Last Updated on 03/20/2023 by Chris Gampat
Modern cameras are far more capable than smartphones. I’m not talking about DSLRs here, as the optical viewfinders let them have great battery life. But modern mirrorless cameras do so much these days that the battery life has to keep up. Indeed, even as pretty much all cameras received new battery boosts in the past decade, new things have continued to drain the performance. Let’s dive into why this is such a problem.
The Hungry, Hungry Battery
When mirrorless cameras came about, they needed major boosts. Suddenly there was a full-time electronic viewfinder or screen that needed to be powered up all the time. It’s why older Sony cameras were partially so bad. The joke was that you’d buy a camera, a lens, and seven batteries. Except that it really wasn’t a joke. But then when that issue around camera battery life was solved, manufacturers started to push what the cameras could do.
Massive Performance Boosts
Pushing the possibilities of camera batteries was a great idea for a few years. Suddenly AI features started to come in that involved more processing power. On top of that, more megapixels and everything that’s done to high ISO image quality also required more from the processor. In turn, camera processors started taking up a whole lot more battery life.
Combine this with a slew of other things that photographers do that drain camera battery life such as:
- Continuous autofocus: cameras used to need to only focus once. But these days, a lot of photographers don’t even bother with single autofocus settings. Instead, they keep it on all the time, and this drains battery life. You don’t truly feel this until you’ve been shooting an event for three or four hours. After that period of time, even Canon cameras, with their incredible battery life, can start to degrade. Combine this with the fact that your back is probably killing you because you haven’t done core workouts, and there’s a bigger argument for not using continuous autofocus.
- WiFi and Bluetooth is on and not putting the camera into airplane mode: Cameras can, in different ways, search for connections.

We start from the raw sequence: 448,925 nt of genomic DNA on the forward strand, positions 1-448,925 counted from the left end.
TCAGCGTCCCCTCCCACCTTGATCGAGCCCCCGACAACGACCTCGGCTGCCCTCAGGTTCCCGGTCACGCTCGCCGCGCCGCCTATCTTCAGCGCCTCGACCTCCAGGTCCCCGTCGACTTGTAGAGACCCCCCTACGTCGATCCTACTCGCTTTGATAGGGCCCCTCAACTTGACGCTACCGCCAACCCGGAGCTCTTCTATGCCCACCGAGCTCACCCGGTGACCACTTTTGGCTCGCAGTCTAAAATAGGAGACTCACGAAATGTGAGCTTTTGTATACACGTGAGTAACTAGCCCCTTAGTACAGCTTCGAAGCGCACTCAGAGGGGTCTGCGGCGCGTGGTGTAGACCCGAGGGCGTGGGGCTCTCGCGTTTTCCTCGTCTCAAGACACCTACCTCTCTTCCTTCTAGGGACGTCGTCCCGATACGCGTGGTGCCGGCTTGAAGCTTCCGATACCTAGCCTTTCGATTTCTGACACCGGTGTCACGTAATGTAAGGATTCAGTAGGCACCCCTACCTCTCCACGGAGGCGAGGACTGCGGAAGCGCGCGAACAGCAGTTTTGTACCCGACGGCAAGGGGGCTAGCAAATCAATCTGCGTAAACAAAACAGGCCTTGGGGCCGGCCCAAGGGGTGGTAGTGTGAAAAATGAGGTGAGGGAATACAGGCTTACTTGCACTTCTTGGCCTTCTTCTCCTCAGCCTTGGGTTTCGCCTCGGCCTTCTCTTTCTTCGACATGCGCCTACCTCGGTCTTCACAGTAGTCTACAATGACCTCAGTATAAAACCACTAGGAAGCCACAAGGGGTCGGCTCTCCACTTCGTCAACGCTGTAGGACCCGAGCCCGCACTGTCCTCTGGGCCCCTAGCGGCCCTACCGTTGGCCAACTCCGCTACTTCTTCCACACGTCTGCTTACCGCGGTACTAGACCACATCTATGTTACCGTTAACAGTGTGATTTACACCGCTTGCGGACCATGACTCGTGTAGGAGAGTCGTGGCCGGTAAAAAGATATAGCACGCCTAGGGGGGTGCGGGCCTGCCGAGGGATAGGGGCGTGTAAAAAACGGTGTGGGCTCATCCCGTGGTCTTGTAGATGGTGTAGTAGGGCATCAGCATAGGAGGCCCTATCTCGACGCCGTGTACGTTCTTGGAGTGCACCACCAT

- Not dimming their screens or viewfinders: Seriously, how many of you dim your screens? Viewfinders over the years have really increased in resolution.
- Exposure preview settings being applied: Lots of folks use mirrorless cameras because of the exposure preview setting.
- Shooting at higher ISOs: High ISOs take more processing power from the camera than lower ISO settings do.
- AI settings: Cameras are constantly referencing databases when using scene detection modes.
- Let’s not get into how some people shoot portraits at 20 frames a second.
All of these things take a lot more battery life than what older cameras used to face. On top of all this there are things like an electronic shutter, mechanical shutters moving a whole lot faster, and so much more.
Camera Battery Life Has to Improve
Modern cameras are only getting more complicated. In the next year or two, you’ll start to see reviewers complain about camera battery life because the cameras are just too complicated overall. This is why manufacturers should start seriously looking at the problem now. If people are changing the way that they shoot, the manufacturers have to adapt. Hopefully, those camera batteries will improve without making the bodies much larger and without the need to completely replace older batteries. In this way, Canon did the best job of anyone.